Everything’s Bigger in Texas, Including the Construction Litigation (Part 1 of 3)

Because my practice is focused almost exclusively on construction projects in North Carolina, I focus far more attention on local case law developments than on appellate decisions from other states.  But every now and again, a decision from some far-flung jurisdiction gets published that is just too big, too fascinating and too important to overlook.

Zachry Construction Corp. v. Port of Houston Authority of Harris County, handed down by the Supreme Court of Texas (the “Texas Supreme Court”) on August 29, 2014, is just such a decision.

The case deals with two primary issues: (1) whether a general contractor (“GC”) could avoid a no-damages-for-delay clause based on the public owner’s alleged active interference with the GC’s work; and (2) whether the GC relinquished its claim for release of liquidated damages (“LDs”) based on lien waivers it had executed in exchange for periodic payments.

At the trial level, the jury awarded approximately $17.6 million to the GC, but the intermediate Court of Appeals reversed the verdict, concluding that the Owner was entitled to just over $2.2 million in LDs, just under $1.0 million for construction defects, and just under $10.7 million in attorneys’ fees.  In other words, by the time the Texas Supreme Court was asked to weigh in, the GC had gone from nearly an $18-million winner to a $14-million loser!  That’s a huge swing, one likely to present an existential crisis for many small- and medium-sized commercial construction contractors.

Zachry represents a massive construction litigation roller-coaster.  Image by nitli via pixabay.com

The Zachry litigation was a long, wild ride.  Image by nitli via pixabay.com

Fortunately for the GC, the Texas Supreme Court saw things its way, reinstating the jury award.  The victory, however, was not exactly decisive: 5 justices agreed with the GC, but 4 sided with the Owner.  It doesn’t get any closer, or more dramatic, than that.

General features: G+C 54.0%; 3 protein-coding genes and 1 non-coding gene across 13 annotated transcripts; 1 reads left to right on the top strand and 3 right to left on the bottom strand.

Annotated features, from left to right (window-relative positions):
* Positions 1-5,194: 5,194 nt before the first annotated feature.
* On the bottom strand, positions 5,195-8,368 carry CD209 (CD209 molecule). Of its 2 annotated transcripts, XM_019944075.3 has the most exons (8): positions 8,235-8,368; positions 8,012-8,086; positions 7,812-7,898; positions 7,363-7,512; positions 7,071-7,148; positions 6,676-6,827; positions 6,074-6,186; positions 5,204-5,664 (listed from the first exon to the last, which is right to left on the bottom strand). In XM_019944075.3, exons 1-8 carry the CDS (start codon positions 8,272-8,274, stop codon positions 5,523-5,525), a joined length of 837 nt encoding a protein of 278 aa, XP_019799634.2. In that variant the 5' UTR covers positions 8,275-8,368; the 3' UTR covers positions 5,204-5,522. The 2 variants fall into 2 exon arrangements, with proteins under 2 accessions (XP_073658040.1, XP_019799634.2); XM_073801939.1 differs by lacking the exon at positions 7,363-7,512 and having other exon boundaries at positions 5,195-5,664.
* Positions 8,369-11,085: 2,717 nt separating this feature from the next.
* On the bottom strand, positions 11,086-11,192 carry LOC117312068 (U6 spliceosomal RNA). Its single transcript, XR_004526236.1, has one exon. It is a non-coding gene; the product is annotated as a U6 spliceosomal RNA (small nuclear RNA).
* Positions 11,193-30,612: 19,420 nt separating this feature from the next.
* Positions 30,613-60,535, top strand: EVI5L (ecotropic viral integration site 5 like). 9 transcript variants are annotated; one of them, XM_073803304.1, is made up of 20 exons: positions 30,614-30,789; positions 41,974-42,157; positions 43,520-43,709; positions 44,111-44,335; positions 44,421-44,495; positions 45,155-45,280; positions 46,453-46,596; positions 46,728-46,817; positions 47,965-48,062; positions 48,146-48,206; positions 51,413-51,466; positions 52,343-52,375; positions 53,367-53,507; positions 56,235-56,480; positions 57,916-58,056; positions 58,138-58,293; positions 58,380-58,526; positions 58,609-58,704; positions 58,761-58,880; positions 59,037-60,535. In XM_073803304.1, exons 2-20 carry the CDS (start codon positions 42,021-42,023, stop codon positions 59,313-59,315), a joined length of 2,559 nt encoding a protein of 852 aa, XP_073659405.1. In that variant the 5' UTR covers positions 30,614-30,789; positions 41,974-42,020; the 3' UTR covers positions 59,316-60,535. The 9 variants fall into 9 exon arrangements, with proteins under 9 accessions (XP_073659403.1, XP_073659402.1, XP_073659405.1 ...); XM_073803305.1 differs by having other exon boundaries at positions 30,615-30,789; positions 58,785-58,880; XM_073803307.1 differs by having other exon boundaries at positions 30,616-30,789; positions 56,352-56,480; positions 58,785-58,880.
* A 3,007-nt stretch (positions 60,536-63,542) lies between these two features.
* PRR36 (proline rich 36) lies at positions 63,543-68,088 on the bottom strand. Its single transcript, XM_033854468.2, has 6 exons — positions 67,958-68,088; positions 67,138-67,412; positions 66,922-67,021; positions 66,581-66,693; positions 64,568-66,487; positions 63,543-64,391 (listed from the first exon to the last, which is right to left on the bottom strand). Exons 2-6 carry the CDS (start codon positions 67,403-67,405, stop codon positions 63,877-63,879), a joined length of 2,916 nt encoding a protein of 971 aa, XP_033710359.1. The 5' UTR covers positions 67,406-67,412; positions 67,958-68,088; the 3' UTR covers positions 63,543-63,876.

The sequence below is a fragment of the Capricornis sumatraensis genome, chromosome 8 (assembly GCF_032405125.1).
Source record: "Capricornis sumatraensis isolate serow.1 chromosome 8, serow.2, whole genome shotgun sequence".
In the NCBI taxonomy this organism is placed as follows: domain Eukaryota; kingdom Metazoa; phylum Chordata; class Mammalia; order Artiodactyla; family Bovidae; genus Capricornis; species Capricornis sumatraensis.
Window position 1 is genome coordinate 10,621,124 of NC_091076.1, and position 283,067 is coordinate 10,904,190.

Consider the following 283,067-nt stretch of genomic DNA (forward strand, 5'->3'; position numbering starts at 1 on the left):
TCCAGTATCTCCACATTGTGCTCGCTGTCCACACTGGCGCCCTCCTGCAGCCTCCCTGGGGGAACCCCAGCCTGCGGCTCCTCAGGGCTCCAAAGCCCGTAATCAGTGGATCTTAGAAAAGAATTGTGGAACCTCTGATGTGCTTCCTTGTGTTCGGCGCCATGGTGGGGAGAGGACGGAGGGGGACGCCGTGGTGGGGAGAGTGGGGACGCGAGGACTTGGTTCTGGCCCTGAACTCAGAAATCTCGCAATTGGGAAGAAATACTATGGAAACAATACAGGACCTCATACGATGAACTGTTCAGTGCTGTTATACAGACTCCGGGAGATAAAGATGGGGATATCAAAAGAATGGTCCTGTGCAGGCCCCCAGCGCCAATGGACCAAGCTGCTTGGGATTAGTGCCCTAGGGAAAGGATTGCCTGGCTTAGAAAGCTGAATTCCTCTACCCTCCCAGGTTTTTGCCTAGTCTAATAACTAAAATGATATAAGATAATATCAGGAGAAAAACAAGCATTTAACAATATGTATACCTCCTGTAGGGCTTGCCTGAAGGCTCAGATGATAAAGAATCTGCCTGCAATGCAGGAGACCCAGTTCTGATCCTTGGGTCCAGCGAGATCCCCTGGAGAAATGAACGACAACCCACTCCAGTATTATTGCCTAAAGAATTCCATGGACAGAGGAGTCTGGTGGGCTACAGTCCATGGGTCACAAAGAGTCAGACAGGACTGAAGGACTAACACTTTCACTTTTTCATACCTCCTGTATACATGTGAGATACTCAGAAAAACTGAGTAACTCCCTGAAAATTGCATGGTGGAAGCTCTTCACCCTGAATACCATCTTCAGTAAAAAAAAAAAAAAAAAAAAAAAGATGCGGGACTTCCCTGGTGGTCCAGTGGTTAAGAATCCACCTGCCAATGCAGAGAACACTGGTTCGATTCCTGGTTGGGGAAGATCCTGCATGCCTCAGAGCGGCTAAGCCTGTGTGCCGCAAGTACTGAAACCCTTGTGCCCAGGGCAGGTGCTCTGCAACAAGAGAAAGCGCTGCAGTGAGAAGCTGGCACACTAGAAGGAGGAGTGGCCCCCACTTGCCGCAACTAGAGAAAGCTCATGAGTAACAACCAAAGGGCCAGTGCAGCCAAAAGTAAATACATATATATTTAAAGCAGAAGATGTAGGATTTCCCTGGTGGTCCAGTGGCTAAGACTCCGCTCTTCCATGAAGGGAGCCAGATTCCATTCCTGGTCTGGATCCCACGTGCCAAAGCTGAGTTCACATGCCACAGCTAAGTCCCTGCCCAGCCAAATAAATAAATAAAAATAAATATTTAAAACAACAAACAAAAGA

While the Zachry decision is not binding on North Carolina courts, it nevertheless illustrates how judges struggle to resolve prickly construction contract issues and previews how similar legal questions might be resolved here in the Old North State.  With these realities in mind, I present to you this three-part series unpacking the decision.

This post, Part 1 of the series, fleshes out the key facts of Zachry and summarizes the respective contentions of the parties.  Part 2 will untangle the GC’s ultimately successful circumvention of the contract’s no-damages-for-delay clause and relate this outcome to the current state of North Carolina law on the subject.  Part 3 will discuss issues raised by the lien waivers executed by the GC and highlight some best practices Tarheel contractors might want to consider before signing these oft-overlooked documents.

Summary of Key Facts

Zachry Construction Corp. (“Zachry”) contracted with the Port of Houston Authority of Harris County (the “Port Authority”) to build a 1,660-foot, concrete-deck wharf for $62,485,733.  Zachry’s plan called for a “freeze wall” approach that involved constructing an 8-foot-wide earthen berm with soil dredged from the shipping channel and then installing a refrigerated pipe system in the wall carrying supercooled brine, which would freeze the wall and make it impenetrable to water.  This plan would allow Zachry to excavate the jobsite and build the wharf “in the dry,” saving time & money.  Time, of course, was of the essence of the contract, and Zachry faced LDs of $20,000 per day if an interim milestone — specifically, completion of two sections of the wharf by February 2006, so that a ship from China could dock and deliver cranes to be used on the wharf — and/or final completion were missed.

Monday MemoNine months into construction, the Port Authority realized it needed two additional berths to accommodate the ships it expected to service at the wharf.  Zachry, however, could only meet the interim milestone if a second freeze wall were constructed to facilitate the proposed additional work.  The Port Authority wasn’t thrilled with Zachry’s proposal — its engineers expressed concerns about the potential effect on newly installed piers — but it ultimately relented, issuing a change order to Zachry for just under $13 million.